June 13, 2005
Pilots Point to Poor Training, Engine Flaws in Fatal Pinnacle 3701 Accident
Carrier must fulfill pledge to change its approach to common-sense safety programs
WASHINGTON, D.C. -- Air Line Pilots Association Executive Air Safety Chairman Capt. Terry McVenes issued the following statement after day one of the National Transportation Safety Board Public Hearing on the Pinnacle Airlines Flight 3701 accident that took place on Oct. 14, 2004, in Jefferson City, Mo.
“Today, we again mourn our colleagues who lost their lives on that terrible
day, and we pledge to do all we can to learn and apply every lesson we can
from this accident. We will ensure that their legacy is one of improved safety
and training to make certain a tragedy like this never happens again.
“If just one of the two stalled engines had restarted, this accident would never have occurred. The facts show that the pilots followed the proper procedures and attempted to restart their engines multiple times. But both engines failed to restart and it may have been because they had suffered ‘core lock,’ a safety risk previously known only to engine and aircraft manufacturers until very recently--and about which the pilots knew nothing. While the FAA’s Special Airworthiness Information Bulletin issued on June 2, 2005 instructs pilots about how to avoid the ‘core lock’ danger, it comes far too late for our lost colleagues.
“Regional airlines across the country are experiencing enormous growth and adding ever-more sophisticated aircraft to their fleets. This environment means that pilots often have less time to gain first-hand experience with an aircraft before assuming command. Carriers like Pinnacle must provide comprehensive operational training to compensate for this lack of hands-on experience and to better prepare its pilots for the transition to jet aircraft.
“Pinnacle Airlines lacks an adequate ‘safety culture’ and has failed to put critical safety reporting programs in place that could help detect and correct safety issues before accidents occur. Carriers around the world rely upon cost-effective, non-punitive and confidential safety-reporting programs such as Flight Operational Quality Assurance (FOQA) and Aviation Safety Action Plan (ASAP) to help ensure that air travel remains the safest mode of transportation. For more than a year, ALPA has repeatedly requested that Pinnacle Airlines put both these programs in place. Pinnacle has very recently agreed to implement the programs. ALPA stands ready to work together with the company to institute these programs as quickly as possible.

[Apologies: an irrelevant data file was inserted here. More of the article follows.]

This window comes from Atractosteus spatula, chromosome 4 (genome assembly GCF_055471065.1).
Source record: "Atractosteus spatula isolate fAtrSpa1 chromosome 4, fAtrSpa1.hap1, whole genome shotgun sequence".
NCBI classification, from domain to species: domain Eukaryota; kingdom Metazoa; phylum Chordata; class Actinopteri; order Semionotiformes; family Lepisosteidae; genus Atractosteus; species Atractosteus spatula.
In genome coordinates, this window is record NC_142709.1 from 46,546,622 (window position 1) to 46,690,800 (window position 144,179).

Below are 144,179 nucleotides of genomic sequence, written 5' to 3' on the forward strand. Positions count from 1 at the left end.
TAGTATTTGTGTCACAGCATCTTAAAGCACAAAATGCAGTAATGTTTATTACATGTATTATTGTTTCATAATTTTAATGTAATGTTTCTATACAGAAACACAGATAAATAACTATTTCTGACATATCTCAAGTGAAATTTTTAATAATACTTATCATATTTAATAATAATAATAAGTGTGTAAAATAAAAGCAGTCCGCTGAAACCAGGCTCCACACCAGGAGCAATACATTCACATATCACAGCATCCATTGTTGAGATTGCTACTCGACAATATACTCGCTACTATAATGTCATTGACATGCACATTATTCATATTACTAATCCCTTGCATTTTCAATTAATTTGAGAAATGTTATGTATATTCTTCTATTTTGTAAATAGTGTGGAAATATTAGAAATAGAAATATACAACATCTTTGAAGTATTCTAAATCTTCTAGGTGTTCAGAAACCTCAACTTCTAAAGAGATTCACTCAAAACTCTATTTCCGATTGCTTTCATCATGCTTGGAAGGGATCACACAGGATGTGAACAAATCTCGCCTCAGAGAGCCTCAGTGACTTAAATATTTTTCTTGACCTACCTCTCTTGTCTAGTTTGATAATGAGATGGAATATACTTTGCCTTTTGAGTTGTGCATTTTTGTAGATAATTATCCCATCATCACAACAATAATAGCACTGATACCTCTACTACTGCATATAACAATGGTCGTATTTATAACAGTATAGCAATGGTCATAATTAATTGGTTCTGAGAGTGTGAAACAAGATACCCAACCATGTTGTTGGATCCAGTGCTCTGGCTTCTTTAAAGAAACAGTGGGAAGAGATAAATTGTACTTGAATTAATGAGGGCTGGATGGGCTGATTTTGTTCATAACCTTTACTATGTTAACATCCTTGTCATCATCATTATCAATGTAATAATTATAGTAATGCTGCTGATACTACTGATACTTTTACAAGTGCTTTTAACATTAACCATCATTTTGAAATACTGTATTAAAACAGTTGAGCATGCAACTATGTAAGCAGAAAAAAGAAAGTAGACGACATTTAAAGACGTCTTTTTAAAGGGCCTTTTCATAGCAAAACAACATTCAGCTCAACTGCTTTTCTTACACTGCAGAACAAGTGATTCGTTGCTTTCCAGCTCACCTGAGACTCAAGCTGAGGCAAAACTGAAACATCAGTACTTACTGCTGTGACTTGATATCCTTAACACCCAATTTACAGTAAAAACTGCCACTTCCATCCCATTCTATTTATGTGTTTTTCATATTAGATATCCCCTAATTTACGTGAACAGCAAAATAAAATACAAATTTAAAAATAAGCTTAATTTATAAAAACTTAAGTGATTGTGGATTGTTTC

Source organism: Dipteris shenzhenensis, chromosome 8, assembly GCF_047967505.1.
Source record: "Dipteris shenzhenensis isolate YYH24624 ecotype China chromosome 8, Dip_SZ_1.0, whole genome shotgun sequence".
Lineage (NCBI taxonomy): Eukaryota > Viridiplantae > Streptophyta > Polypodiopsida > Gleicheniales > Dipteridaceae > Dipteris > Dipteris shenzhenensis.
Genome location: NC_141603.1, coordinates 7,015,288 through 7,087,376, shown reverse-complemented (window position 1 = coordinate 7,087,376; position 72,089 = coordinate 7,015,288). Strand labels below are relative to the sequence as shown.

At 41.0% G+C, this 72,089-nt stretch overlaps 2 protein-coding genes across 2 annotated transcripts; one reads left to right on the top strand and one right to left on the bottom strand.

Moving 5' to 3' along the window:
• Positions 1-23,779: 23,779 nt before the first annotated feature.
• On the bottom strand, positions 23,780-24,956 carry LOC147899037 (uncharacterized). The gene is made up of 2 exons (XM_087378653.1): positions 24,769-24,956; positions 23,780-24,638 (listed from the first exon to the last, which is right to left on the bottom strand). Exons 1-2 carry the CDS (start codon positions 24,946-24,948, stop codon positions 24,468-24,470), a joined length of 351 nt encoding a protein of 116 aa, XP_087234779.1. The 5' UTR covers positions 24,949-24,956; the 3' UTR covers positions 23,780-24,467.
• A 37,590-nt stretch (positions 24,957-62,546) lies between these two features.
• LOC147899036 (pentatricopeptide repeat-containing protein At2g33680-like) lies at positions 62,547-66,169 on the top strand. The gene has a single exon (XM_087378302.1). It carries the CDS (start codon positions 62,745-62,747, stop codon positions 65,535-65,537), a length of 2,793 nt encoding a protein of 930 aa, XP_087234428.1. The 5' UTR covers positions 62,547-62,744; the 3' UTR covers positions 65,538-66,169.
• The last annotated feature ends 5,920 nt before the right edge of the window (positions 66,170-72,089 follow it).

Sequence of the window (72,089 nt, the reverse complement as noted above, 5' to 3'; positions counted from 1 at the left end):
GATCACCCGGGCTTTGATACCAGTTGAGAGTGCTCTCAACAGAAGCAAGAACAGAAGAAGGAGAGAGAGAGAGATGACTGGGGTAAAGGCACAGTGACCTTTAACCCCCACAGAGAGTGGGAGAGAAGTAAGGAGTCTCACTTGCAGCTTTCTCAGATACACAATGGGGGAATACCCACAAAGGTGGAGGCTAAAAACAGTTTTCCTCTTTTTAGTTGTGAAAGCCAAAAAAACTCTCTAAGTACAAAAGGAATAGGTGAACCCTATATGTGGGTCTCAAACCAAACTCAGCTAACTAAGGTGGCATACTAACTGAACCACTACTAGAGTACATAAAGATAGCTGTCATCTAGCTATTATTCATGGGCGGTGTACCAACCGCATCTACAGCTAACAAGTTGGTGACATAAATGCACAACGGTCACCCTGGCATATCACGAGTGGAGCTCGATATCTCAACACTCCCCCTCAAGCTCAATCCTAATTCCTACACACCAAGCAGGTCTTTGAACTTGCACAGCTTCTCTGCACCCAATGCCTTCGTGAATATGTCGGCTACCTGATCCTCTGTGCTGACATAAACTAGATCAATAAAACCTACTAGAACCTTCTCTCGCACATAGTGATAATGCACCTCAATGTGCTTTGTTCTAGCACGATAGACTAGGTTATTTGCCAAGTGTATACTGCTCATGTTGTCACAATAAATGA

“Last week, the Department of Transportation Inspector General issued a report highlighting how far FAA’s resources are stretched with regard to monitoring aviation safety. A positive safety culture that includes active safety reporting programs is more critical than ever to helping the FAA do its job and to ensuring that aviation safety remains paramount in these times of ever-increasing numbers of flights and passengers.
“As passenger and cargo air transportation continues to grow, our challenge is to make sure the safety lessons learned by the mainline carriers are passed onto the regional airline industry. The FAA and NTSB must set the pace for progress by making certain that all airlines adhere to the same level of safety. Inadequate training, a poor safety culture, and poor procedures tell us that Pinnacle Airlines is an example of how one level of safety has not yet penetrated to all levels of the industry.”
To learn more about 'core lock', click here.
ALPA, chartered by the AFL-CIO in 1931, is the union that represents 64,000 airline pilots at 41 airlines in the U.S. and Canada. Its website is at www.alpa.org.
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ALPA CONTACT: John Mazor, Linda Shotwell, (703) 481-4440